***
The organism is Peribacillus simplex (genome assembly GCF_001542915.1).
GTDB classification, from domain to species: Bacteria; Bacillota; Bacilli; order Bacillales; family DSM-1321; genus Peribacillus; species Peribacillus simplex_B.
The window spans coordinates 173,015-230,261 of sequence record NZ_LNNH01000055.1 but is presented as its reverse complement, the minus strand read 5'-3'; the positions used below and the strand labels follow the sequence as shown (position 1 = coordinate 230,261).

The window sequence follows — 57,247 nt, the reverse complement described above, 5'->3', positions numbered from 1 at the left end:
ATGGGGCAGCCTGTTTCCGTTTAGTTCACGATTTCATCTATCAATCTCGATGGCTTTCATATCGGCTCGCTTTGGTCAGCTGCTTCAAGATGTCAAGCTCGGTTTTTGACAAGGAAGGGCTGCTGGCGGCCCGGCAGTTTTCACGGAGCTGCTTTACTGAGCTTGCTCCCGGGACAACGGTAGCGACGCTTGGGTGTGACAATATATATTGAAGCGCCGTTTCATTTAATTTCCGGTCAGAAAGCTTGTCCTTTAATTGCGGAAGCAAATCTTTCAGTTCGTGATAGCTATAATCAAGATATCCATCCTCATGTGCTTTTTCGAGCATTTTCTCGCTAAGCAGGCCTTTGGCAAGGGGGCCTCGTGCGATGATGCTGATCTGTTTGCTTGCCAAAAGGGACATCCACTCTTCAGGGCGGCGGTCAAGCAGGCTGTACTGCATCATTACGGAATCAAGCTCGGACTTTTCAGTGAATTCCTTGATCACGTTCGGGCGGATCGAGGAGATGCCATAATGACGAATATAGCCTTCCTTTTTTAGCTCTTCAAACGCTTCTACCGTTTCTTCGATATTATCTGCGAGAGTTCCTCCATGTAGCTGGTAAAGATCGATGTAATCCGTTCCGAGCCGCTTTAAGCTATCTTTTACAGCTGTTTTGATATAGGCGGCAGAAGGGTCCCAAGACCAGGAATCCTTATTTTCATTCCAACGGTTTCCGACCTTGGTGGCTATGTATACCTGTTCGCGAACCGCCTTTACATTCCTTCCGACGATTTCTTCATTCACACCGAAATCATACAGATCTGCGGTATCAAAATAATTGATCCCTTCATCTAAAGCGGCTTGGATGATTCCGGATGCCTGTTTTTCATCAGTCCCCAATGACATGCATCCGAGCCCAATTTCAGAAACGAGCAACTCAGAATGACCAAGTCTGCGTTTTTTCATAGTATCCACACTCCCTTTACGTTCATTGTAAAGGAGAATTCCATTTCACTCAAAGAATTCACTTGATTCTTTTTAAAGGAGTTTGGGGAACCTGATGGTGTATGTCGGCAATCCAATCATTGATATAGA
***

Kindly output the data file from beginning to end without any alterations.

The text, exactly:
The organism is Peribacillus simplex (genome assembly GCF_001542915.1).
GTDB classification, from domain to species: Bacteria; Bacillota; Bacilli; order Bacillales; family DSM-1321; genus Peribacillus; species Peribacillus simplex_B.
The window spans coordinates 173,015-230,261 of sequence record NZ_LNNH01000055.1 but is presented as its reverse complement, the minus strand read 5'-3'; the positions used below and the strand labels follow the sequence as shown (position 1 = coordinate 230,261).

The window sequence follows — 57,247 nt, the reverse complement described above, 5'->3', positions numbered from 1 at the left end:
ATGGGGCAGCCTGTTTCCGTTTAGTTCACGATTTCATCTATCAATCTCGATGGCTTTCATATCGGCTCGCTTTGGTCAGCTGCTTCAAGATGTCAAGCTCGGTTTTTGACAAGGAAGGGCTGCTGGCGGCCCGGCAGTTTTCACGGAGCTGCTTTACTGAGCTTGCTCCCGGGACAACGGTAGCGACGCTTGGGTGTGACAATATATATTGAAGCGCCGTTTCATTTAATTTCCGGTCAGAAAGCTTGTCCTTTAATTGCGGAAGCAAATCTTTCAGTTCGTGATAGCTATAATCAAGATATCCATCCTCATGTGCTTTTTCGAGCATTTTCTCGCTAAGCAGGCCTTTGGCAAGGGGGCCTCGTGCGATGATGCTGATCTGTTTGCTTGCCAAAAGGGACATCCACTCTTCAGGGCGGCGGTCAAGCAGGCTGTACTGCATCATTACGGAATCAAGCTCGGACTTTTCAGTGAATTCCTTGATCACGTTCGGGCGGATCGAGGAGATGCCATAATGACGAATATAGCCTTCCTTTTTTAGCTCTTCAAACGCTTCTACCGTTTCTTCGATATTATCTGCGAGAGTTCCTCCATGTAGCTGGTAAAGATCGATGTAATCCGTTCCGAGCCGCTTTAAGCTATCTTTTACAGCTGTTTTGATATAGGCGGCAGAAGGGTCCCAAGACCAGGAATCCTTATTTTCATTCCAACGGTTTCCGACCTTGGTGGCTATGTATACCTGTTCGCGAACCGCCTTTACATTCCTTCCGACGATTTCTTCATTCACACCGAAATCATACAGATCTGCGGTATCAAAATAATTGATCCCTTCATCTAAAGCGGCTTGGATGATTCCGGATGCCTGTTTTTCATCAGTCCCCAATGACATGCATCCGAGCCCAATTTCAGAAACGAGCAACTCAGAATGACCAAGTCTGCGTTTTTTCATAGTATCCACACTCCCTTTACGTTCATTGTAAAGGAGAATTCCATTTCACTCAAAGAATTCACTTGATTCTTTTTAAAGGAGTTTGGGGAACCTGATGGTGTATGTCGGCAATCCAATCATTGATATAGA